Domestic steel prices in Pakistan, especially for commercial billets, registered an uptick as trading recovered over the long weekend. Prices rose by PKR1,500-2,000/mt ($9-12/mt) driven by firm imported scrap prices. Prices for domestic and shipbreaking scrap also strengthened aided by healthy demand. The shipbreaking market could take a short breather after active trades. Sellers are expected to return to the market in 2021.
The Davis Index for containerized shredded, Monday, rose by $2.06/mt from Thursday to settle at $463.13/mt cfr Port Qasim. Most suppliers were away from the market due to the new year holidays. Indications for UK/EU-origin shredded on Monday were at $470-475/mt cfr Port Qasim. Supplier yards have already shut operations and could reopen only after Jan 4, 2021.
In Turkey, bulk imported ferrous scrap prices are at their highest in the last nine and half years after a recent bulk deal reported. Already COVID-19 resurgence and a shortage of containers have hit trades. Exacerbating the situation is the cash flow crisis steelmakers are facing which has kept them away from the market despite depleting inventories.
Offers for Dubai-origin containerized mixed #1 HMS and P&S sarya were at prices above $445-450/mt cfr Port Qasim on Wednesday, forcing many mills on the backfoot. Harsh winter in all regions except Karachi has impacted transportation and construction activities.
There were very few offers from Dubai suppliers as most chose to cater to the domestic market. The Davis Index for UAE-origin HMS 1&2 (80:20) settled at $448/mt cfr Port Qasim, up by $3/mt from Thursday. Asking prices were above $450-460/mt cfr Port Qasim for containers of mixed #1 HMS and P&S sarya on Monday. Bangladeshi buyers resuming inquiries for material from the UAE has also aided the price rise. Chinese allowing ferrous scrap imports through the interaction of new standards is likely to keep global ferrous scrap prices supported. With the move, trade dynamics are likely to change in the coming days.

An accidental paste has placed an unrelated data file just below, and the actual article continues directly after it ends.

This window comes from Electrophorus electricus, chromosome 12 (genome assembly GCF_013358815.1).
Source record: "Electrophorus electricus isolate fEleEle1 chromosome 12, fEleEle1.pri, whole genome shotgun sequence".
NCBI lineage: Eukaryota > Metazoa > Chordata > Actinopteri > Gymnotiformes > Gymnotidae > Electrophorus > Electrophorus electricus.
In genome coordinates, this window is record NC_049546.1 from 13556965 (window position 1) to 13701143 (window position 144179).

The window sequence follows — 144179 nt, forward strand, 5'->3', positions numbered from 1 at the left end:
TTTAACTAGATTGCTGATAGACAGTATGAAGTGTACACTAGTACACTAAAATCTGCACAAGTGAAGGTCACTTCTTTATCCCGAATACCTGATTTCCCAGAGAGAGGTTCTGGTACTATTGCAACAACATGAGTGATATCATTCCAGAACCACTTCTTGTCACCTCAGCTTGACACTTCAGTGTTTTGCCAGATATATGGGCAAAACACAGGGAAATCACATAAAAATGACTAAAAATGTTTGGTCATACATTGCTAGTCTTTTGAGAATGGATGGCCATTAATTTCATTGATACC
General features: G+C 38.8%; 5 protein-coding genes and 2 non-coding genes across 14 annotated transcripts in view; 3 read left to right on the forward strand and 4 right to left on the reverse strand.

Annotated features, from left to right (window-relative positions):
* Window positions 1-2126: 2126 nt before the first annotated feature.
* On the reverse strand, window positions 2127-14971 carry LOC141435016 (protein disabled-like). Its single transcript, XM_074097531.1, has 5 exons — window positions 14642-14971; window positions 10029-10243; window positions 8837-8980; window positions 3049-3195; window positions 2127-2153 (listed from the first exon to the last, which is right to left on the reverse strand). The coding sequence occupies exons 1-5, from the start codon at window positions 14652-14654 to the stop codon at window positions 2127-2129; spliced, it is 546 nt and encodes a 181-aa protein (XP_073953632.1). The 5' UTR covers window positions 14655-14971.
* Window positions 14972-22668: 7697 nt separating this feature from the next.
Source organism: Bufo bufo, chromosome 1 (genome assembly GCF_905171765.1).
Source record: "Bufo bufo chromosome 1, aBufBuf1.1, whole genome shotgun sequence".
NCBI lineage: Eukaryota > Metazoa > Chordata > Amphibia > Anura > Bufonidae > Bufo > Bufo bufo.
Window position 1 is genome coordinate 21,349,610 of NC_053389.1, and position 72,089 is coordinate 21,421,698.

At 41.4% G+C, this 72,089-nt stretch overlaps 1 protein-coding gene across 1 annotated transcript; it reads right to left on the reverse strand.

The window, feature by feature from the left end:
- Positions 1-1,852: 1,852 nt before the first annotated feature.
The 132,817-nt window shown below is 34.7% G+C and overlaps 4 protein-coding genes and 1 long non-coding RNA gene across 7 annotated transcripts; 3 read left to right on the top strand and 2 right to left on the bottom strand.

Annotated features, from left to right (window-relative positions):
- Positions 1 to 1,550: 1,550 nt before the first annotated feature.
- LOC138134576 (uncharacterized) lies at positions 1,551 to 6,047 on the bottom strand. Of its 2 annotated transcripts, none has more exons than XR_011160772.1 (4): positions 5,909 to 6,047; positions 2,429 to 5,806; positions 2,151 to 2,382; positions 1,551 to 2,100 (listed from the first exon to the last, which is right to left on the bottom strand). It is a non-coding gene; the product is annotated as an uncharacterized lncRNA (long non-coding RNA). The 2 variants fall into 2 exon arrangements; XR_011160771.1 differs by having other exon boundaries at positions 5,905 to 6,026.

The index for US-origin HMS 1&2 (80:20) settled at $447.86/mt cfr Port Qasim, up by $5.36/mt from Thursday. US suppliers focused on the bulk demand in Turkey while a few offered materials to buyers in East Asia. In Europe, lockdowns due to a new strain of COVID-19 have hurt market sentiment, turning buyers cautious and keeping them away from large-volume trades.
Global iron ore prices lost around $15/mt to reach $160/mt cfr China, with a possibility of a further decline amid easing supply. Chinese billet in the domestic market traded on Monday at CNY3,770/mt ex- Tangshan pulling export prices down $10/mt.
Billet and domestic scrap prices rise
On Monday, domestic Bala billet prices increased by PKR1,500/mt from Thursday to PKR101,500-102,500/mt ($632-638/mt) ex-works.
In Karachi, citing high volatility in the international scrap markets, many major mills have paused sales nationwide. On Monday, a major mill in the South hiked rebar prices to PKR127,000-128,000/mt ex-works. With the possibility of prices to cross PKR130,000/mt ex-works in the coming days. In Punjab, G-60 rebar prices heard at PKR121,000-123,000/mt ex-works.
Following strengthening global cues, prices for Art Q toke scrap equivalent to a mix of HMS and P&S were at PKR79,500-80,000/mt ex-yards Lahore. Prices Pure Q Toke (shredded) were firm at PKR81,500-82,000/mt ($507-510/mt) ex-yards. This could give imported scrap trades an impetus in Pakistan after a month-long hiatus. For shipbreakers, offers for scrapped tankers were $440-450/ldt cfr Pakistan, up by $20/mt from the prior week.